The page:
The official blog of the Lung Institute.

FDA Fast-tracks 2 New Medications to Treat Pulmonary Fibrosis

10 Jul 2015
| Under Lung Disease | Posted by

Ofev and Esbriet

Two medications, Ofev and Esbriet, were recently fast-tracked for approval by the U.S. Food and Drug Administration (FDA) to treat idiopathic pulmonary fibrosis (IPF). Pulmonary fibrosis is a progressive lung disease typically caused by occupational and environmental factors, a response from medications, autoimmune disorders, infections, genetics and other unknown factors. IPF refers to pulmonary fibrosis with no known cause. Smoking is known to exacerbate this condition. Until recently, this disease was considered untreatable. However, today, these new medications combined with cellular therapy allow IPF sufferers a new lease on life.

Both Ofev (nintedanib) and Esbriet (pirfenidone) help prevent further lung tissue scarring, and a study showed that the medication allowed patients to exhale significantly more breath than those who were given a placebo. The most common side effects of Ofev and Esbriet include nausea, coughing, diarrhea and high blood pressure. Neither drug is recommended for those who suffer from liver conditions.

Looking Ahead

These drugs effectively slow the progression of IPF, therefore helping to bridge the gap between now and a future cure. Patients who were previously given a death sentence now have the opportunity to extend their lives, hopefully long enough to see a cure. Used in conjunction with cellular therapy, these drugs allow IPF sufferers the freedom to explore treatment options that are effective and improve their quality of life. Like Ofev and Esbriet, cellular therapy can stop the progression of IPF, and, even better, has the potential to promote healing. While neither the medications nor cellular therapy are a cure for IPF, both provide the opportunity for an improved quality of life. It gives patients options.

Mary H. Parks, M.D., deputy director of the Office of Drug Evaluation II in the FDA’s Center for Drug Evaluation and Research, commented on the new medication approvals: “Providing health care professionals and patients with additional treatment options helps enable appropriate care decisions based on a patient’s need.”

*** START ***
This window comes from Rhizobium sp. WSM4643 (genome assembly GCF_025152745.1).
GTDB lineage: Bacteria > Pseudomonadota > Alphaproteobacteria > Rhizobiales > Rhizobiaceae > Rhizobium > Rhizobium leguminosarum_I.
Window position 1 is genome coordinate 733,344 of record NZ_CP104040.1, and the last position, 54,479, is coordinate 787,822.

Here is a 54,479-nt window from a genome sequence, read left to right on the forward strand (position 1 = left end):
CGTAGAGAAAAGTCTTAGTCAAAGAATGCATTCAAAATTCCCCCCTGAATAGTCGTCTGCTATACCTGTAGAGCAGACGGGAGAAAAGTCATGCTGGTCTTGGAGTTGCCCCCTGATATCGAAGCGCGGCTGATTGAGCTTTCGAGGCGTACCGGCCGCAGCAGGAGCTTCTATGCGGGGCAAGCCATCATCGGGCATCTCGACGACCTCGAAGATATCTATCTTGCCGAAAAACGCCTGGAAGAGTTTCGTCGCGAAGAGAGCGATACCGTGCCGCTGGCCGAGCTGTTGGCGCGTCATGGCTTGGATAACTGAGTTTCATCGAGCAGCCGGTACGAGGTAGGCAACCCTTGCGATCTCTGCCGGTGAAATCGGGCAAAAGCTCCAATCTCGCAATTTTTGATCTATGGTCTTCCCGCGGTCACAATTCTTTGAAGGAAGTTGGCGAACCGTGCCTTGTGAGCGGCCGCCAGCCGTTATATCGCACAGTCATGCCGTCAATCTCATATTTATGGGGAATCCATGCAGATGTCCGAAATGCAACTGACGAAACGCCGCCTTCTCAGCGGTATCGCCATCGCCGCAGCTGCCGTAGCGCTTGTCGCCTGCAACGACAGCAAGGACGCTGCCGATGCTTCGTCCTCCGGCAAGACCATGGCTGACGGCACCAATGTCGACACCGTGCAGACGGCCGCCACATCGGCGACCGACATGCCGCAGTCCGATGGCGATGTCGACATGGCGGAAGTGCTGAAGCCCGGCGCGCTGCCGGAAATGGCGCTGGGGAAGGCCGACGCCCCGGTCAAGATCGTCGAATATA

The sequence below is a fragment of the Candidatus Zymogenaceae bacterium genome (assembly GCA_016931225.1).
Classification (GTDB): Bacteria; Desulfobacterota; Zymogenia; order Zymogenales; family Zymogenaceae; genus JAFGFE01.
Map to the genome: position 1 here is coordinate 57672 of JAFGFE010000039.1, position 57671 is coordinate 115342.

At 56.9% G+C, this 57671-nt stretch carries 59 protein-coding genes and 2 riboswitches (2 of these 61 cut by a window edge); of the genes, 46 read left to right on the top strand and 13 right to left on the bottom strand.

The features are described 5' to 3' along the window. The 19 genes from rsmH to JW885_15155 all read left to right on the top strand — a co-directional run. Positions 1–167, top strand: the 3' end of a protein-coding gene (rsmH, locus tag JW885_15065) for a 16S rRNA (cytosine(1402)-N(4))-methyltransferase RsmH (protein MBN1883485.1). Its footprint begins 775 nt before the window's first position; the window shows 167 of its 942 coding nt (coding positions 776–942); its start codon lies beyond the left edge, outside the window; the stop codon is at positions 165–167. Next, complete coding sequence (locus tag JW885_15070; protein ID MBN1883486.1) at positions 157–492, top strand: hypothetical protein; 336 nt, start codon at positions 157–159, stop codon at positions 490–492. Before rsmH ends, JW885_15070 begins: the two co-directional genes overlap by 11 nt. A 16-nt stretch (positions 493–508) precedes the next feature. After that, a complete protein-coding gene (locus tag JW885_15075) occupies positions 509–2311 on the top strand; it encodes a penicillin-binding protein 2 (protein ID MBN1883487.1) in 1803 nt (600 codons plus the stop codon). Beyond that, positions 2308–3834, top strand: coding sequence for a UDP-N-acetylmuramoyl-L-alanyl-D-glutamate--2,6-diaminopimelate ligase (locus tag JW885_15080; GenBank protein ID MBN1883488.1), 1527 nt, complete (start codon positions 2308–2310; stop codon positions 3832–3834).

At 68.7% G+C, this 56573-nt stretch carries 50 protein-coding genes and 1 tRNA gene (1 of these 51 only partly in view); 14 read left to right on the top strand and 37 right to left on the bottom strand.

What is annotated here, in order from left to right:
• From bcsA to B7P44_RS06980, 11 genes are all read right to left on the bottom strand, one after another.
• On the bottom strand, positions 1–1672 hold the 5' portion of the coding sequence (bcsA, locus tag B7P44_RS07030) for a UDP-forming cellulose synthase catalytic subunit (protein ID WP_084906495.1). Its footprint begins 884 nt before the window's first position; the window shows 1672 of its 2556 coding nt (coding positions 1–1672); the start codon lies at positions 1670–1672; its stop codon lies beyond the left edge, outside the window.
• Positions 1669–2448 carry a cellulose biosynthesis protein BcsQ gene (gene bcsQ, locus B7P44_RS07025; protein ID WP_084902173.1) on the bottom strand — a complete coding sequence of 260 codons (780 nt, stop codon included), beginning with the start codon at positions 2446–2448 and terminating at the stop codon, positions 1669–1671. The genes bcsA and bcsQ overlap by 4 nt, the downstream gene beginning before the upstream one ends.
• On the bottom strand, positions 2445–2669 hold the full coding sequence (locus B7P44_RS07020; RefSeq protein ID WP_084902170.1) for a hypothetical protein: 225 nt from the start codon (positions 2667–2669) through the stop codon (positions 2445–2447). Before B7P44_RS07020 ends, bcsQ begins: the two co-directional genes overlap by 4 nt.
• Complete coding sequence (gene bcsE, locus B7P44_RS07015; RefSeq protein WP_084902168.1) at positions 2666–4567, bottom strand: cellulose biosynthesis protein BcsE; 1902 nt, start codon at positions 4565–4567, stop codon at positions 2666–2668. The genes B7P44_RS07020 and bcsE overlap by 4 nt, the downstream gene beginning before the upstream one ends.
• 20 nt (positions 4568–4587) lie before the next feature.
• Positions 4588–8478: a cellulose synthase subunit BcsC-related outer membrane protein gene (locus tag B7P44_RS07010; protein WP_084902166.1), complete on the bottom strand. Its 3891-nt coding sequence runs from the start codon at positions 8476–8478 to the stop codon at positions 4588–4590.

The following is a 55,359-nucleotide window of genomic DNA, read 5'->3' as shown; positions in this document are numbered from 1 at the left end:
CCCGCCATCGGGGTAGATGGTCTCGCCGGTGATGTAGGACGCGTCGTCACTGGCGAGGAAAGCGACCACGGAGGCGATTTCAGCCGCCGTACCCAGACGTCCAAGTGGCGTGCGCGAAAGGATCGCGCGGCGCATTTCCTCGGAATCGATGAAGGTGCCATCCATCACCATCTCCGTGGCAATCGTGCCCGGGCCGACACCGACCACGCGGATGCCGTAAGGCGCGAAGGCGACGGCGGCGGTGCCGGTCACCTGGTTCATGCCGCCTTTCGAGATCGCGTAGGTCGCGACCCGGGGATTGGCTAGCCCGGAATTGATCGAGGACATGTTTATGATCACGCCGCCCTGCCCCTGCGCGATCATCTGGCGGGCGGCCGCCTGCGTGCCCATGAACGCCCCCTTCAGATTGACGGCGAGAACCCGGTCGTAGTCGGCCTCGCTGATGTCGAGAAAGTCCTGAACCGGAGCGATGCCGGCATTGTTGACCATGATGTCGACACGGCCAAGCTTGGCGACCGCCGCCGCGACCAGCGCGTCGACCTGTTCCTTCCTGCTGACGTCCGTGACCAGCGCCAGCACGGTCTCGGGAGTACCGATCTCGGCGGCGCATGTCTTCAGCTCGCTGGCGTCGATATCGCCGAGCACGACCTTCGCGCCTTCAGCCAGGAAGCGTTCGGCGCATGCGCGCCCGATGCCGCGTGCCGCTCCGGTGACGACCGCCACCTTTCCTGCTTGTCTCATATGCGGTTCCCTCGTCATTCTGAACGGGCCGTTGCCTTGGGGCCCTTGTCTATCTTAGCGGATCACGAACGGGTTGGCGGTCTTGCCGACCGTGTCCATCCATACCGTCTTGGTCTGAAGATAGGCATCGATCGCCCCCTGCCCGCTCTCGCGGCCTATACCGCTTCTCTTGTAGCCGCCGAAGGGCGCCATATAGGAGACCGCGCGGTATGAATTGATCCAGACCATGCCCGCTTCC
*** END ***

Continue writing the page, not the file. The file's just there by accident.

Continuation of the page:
Cellular Therapy

Finding an appropriate treatment option is key when suffering from a debilitating lung disease like IPF. Rather than simply accepting traditional options that only treat symptoms, many patients have already shifted from the complacent healthcare norms to seek out alternative treatment options like cellular therapy. Now, the industry is catching up with the approval of these two medications.

The Lung Institute is a cellular clinic in the United States that specializes in treating those who suffer from lung diseases like IPF. The treatment is a three day, minimally-invasive outpatient procedure. Cells are harvested from a patient’s blood, fat or bone marrow, processed, and then reintroduced into the body. This procedure speeds up the body’s natural healing process by directing cells to damaged tissue. Rather than treating symptoms, it treats the damaged tissue itself.

The Lung Institute is excited about the approval of these medications to treat IPF, which, until recently, was completely incurable. While there still isn’t a cure, Ofev, Esbriet and cellular therapy are bringing us closer to it, allowing those with IPF to breathe easier. If you or a loved one are suffering from IPF, the Lung Institute might be able to help. Contact one of our patient coordinators today at 888-745-6697.

* Every patient is given a Patient Satisfaction Survey shortly after treatment. Responses to the 11-question survey are aggregated to determine patient satisfaction with the delivery of treatment.

^ Quality of Life Survey data measured the patient’s self-assessed quality of life and measurable quality of improvement at three months of COPD patients.

All claims made regarding the efficacy of Lung Institute's treatments as they pertain to pulmonary conditions are based solely on anecdotal support collected by Lung Institute. Individual conditions, treatment and outcomes may vary and are not necessarily indicative of future results. Testimonial participation is voluntary. Lung Institute does not pay for or script patient testimonials.

As required by Texas state law, the Lung Institute Dallas Clinic has received Institutional Review Board (IRB) approval from MaGil IRB, now Chesapeake IRB, which is fully accredited by the Association for the Accreditation of Human Research Protection Program (AAHRPP), for research protocols and procedures. The Lung Institute has implemented these IRB approved standards at all of its clinics nationwide. Approval indicates that we follow rigorous standards for ethics, quality, and protections for human research.

Each patient is different. Results may vary.